Digital Marketing
Agency 101

What A Typical Day At A Digital Marketing Firm Looks Like

One of the best things about being a content strategist for a digital marketing firm is nothing stays the same for long. One minute you’re doing client-discovery work, the next you’re working on an audience assessment or talking on the phone with a client, explaining how content, social media, and conversion-rate optimization works to inform SEO strategy. The ability to rein in chaos, making order out of disorder, is what attracts me to content strategy.

But I’ve come to realize digital marketing firms are not ideal settings for everyone. Instead of laying out the pros and cons, I thought I’d outline a “typical” day for me, allowing readers to make a decision for themselves.

3 am—5:30 am: I typically jump out of bed, walk down the hall, turn the computer on and then head to the kitchen to make coffee. After grabbing a cup of coffee, I sit down at the computer and start checking things off the list: sports on ESPN; social media via Twitter; and a handful of blogs on topics ranging from nutrition and fitness to content strategy, SEO, and business strategy.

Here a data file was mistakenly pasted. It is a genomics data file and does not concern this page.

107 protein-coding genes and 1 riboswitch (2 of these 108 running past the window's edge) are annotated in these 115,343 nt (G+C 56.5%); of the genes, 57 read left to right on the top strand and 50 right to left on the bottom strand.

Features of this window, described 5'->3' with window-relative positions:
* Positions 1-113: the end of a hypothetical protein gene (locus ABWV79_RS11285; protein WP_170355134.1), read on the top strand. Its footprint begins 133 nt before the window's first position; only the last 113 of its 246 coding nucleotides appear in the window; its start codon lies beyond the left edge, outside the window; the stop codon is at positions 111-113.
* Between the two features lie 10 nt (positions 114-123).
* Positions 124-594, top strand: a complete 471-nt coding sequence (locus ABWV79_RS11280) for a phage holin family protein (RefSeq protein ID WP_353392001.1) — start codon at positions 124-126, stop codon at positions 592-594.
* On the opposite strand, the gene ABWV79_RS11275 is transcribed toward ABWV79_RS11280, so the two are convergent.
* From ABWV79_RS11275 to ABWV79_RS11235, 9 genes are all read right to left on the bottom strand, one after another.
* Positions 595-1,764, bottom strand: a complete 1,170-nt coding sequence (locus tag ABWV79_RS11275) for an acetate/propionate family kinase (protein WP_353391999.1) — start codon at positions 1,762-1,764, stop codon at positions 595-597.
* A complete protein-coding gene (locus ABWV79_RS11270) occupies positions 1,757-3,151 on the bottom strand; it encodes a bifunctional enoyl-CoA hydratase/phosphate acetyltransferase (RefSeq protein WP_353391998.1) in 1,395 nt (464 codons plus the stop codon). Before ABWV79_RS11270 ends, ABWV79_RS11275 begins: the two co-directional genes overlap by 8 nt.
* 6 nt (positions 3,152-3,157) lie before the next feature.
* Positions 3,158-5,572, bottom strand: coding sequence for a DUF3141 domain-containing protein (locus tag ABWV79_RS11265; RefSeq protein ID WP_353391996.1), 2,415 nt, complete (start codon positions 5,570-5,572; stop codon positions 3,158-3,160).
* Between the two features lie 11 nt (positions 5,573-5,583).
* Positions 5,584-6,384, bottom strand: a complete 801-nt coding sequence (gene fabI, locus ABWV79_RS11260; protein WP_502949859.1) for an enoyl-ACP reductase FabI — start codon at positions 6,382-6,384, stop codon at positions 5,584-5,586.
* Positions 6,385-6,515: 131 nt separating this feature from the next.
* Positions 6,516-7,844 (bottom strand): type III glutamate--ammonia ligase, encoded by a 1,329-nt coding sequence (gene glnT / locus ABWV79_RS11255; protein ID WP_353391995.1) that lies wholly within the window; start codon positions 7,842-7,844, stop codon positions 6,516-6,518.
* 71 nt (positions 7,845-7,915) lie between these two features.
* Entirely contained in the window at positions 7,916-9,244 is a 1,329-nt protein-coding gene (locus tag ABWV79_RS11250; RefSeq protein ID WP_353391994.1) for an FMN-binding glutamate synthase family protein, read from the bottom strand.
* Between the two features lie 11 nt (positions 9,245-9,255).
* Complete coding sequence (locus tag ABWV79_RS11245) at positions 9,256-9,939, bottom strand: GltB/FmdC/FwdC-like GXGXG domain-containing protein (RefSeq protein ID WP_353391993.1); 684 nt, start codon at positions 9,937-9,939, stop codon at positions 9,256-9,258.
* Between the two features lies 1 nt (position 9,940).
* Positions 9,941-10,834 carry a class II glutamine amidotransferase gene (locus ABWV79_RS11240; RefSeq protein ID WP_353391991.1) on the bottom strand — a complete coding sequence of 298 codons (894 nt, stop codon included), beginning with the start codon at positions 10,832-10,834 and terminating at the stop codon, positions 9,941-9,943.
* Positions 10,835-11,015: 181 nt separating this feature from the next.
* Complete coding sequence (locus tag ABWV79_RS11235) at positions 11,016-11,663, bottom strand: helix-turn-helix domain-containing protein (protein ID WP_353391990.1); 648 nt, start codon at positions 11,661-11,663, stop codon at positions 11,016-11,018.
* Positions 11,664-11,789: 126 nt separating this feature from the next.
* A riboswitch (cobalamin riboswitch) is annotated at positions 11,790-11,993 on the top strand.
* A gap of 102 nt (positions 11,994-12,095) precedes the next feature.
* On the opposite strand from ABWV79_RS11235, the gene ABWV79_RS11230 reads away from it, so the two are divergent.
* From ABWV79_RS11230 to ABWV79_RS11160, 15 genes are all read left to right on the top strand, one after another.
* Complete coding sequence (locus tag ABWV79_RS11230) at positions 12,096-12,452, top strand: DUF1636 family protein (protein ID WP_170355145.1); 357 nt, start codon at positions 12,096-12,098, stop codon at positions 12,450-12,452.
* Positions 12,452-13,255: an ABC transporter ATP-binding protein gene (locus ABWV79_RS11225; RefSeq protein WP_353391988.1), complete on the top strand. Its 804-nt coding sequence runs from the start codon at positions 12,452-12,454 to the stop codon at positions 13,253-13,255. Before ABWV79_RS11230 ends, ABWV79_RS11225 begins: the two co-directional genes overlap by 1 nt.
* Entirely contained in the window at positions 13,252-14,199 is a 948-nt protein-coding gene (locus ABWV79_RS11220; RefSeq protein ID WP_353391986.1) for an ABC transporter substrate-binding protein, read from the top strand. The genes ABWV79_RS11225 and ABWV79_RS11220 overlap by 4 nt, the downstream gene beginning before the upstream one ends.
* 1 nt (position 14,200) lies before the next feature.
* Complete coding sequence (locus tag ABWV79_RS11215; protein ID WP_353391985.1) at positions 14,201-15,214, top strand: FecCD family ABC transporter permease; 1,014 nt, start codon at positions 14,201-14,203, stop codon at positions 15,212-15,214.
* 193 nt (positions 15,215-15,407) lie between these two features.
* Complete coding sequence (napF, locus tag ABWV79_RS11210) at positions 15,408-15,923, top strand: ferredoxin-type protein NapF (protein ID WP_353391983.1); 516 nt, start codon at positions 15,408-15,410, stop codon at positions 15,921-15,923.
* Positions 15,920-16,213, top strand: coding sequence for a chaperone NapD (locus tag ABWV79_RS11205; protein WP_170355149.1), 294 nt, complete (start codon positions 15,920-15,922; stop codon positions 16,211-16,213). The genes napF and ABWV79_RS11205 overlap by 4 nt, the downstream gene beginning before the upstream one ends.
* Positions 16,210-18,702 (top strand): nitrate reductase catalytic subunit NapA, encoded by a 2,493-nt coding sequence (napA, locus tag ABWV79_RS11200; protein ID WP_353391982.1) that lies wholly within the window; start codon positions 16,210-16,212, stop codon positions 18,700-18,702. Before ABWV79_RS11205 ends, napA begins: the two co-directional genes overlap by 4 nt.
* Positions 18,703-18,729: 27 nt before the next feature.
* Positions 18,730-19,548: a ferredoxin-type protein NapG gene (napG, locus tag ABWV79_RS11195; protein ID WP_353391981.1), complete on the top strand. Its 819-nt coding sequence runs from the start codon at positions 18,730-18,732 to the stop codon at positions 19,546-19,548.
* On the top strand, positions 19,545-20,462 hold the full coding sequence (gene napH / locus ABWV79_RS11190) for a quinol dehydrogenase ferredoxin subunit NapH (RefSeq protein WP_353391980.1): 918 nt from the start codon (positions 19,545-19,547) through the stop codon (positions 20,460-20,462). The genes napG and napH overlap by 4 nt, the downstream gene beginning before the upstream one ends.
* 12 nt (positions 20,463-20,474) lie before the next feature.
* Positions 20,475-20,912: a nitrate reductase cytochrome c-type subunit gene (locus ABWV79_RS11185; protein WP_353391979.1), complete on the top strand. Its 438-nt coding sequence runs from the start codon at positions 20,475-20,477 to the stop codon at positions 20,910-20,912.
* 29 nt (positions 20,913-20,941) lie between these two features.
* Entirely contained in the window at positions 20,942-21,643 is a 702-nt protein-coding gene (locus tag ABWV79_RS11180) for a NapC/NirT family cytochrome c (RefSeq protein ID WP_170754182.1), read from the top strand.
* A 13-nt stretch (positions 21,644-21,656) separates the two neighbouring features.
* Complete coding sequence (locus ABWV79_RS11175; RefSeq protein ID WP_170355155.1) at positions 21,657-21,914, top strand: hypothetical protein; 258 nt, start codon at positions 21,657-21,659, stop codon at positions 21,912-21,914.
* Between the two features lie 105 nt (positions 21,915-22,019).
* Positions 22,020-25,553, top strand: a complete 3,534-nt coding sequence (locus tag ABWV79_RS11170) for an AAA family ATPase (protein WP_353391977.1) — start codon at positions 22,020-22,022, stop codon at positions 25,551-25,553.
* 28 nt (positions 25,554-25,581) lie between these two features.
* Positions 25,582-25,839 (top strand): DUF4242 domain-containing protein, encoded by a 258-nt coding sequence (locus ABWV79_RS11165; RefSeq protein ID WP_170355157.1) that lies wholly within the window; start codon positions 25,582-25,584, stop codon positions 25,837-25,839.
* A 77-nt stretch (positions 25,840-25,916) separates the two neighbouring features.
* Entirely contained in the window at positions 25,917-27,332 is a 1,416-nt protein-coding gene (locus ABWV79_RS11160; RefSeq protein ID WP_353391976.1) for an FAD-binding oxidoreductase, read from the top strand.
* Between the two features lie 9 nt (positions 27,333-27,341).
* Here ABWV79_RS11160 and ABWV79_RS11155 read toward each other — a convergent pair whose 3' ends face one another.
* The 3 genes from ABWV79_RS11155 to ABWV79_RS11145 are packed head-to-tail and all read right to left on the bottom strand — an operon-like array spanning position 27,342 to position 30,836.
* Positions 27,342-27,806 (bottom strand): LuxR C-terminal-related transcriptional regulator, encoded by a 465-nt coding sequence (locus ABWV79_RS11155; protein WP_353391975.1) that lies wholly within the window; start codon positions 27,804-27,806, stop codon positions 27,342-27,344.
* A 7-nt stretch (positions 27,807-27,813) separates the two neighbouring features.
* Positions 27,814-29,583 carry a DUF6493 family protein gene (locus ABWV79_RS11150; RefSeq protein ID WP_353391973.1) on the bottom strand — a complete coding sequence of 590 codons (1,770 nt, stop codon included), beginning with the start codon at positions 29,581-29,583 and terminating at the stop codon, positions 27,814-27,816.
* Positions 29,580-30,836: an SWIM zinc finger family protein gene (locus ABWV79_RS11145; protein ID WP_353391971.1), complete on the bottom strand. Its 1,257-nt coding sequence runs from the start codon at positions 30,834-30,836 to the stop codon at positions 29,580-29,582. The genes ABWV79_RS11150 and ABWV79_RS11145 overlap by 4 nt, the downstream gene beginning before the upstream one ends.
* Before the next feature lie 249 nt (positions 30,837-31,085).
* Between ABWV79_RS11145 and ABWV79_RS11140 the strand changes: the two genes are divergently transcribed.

My goal is to get two hours of work in before I get to the office, with my focus squarely on getting those items off my plate that are best completed outside a busy office:

• Overdue tasks: I open up Wrike, our project management software, and look for any overdue tasks I might have missed the day before. If I can handle the task quickly, I take care of it right away. If not, I create a note in Evernote, ensuring it’s high on my list of priorities when I arrive at the office.

• Emails: I see emails as “task derailers,” so I either (a) answer them right away, but only if urgent; (b) answer them in bulk at a pre-determined time; or (c) answer them after work hours.

• Social media: Personal branding is uber-important to me, so missing out on relevant social media interaction is not an option. I use 20 to 30 minutes each morning for tweeting, retweeting, and sharing content from friends and followers.